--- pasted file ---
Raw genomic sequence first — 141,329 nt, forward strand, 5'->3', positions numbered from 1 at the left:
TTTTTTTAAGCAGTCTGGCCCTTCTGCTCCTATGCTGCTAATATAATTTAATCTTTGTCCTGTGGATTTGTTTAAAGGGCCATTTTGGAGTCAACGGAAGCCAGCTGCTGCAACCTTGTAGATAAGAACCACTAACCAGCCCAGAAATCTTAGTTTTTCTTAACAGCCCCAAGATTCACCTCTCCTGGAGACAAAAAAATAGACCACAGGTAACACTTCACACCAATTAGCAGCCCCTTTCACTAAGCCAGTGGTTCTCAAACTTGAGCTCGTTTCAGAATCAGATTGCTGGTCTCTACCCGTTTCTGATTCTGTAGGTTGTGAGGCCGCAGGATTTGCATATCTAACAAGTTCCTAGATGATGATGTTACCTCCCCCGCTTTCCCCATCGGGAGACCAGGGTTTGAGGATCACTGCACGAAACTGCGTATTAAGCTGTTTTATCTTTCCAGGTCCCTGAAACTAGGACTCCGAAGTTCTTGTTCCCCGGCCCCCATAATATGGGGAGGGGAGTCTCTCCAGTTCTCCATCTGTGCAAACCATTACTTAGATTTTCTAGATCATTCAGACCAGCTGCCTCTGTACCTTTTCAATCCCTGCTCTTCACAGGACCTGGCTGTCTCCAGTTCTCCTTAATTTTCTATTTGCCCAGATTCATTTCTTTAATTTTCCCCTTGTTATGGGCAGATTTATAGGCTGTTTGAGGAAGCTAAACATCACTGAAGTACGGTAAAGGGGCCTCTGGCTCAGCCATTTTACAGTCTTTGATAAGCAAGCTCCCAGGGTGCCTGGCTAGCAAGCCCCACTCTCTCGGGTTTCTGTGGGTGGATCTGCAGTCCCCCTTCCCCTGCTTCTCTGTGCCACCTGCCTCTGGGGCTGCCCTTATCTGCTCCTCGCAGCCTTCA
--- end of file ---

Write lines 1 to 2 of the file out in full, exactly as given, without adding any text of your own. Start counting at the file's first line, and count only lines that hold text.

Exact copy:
Raw genomic sequence first — 141,329 nt, forward strand, 5'->3', positions numbered from 1 at the left:
TTTTTTTAAGCAGTCTGGCCCTTCTGCTCCTATGCTGCTAATATAATTTAATCTTTGTCCTGTGGATTTGTTTAAAGGGCCATTTTGGAGTCAACGGAAGCCAGCTGCTGCAACCTTGTAGATAAGAACCACTAACCAGCCCAGAAATCTTAGTTTTTCTTAACAGCCCCAAGATTCACCTCTCCTGGAGACAAAAAAATAGACCACAGGTAACACTTCACACCAATTAGCAGCCCCTTTCACTAAGCCAGTGGTTCTCAAACTTGAGCTCGTTTCAGAATCAGATTGCTGGTCTCTACCCGTTTCTGATTCTGTAGGTTGTGAGGCCGCAGGATTTGCATATCTAACAAGTTCCTAGATGATGATGTTACCTCCCCCGCTTTCCCCATCGGGAGACCAGGGTTTGAGGATCACTGCACGAAACTGCGTATTAAGCTGTTTTATCTTTCCAGGTCCCTGAAACTAGGACTCCGAAGTTCTTGTTCCCCGGCCCCCATAATATGGGGAGGGGAGTCTCTCCAGTTCTCCATCTGTGCAAACCATTACTTAGATTTTCTAGATCATTCAGACCAGCTGCCTCTGTACCTTTTCAATCCCTGCTCTTCACAGGACCTGGCTGTCTCCAGTTCTCCTTAATTTTCTATTTGCCCAGATTCATTTCTTTAATTTTCCCCTTGTTATGGGCAGATTTATAGGCTGTTTGAGGAAGCTAAACATCACTGAAGTACGGTAAAGGGGCCTCTGGCTCAGCCATTTTACAGTCTTTGATAAGCAAGCTCCCAGGGTGCCTGGCTAGCAAGCCCCACTCTCTCGGGTTTCTGTGGGTGGATCTGCAGTCCCCCTTCCCCTGCTTCTCTGTGCCACCTGCCTCTGGGGCTGCCCTTATCTGCTCCTCGCAGCCTTCA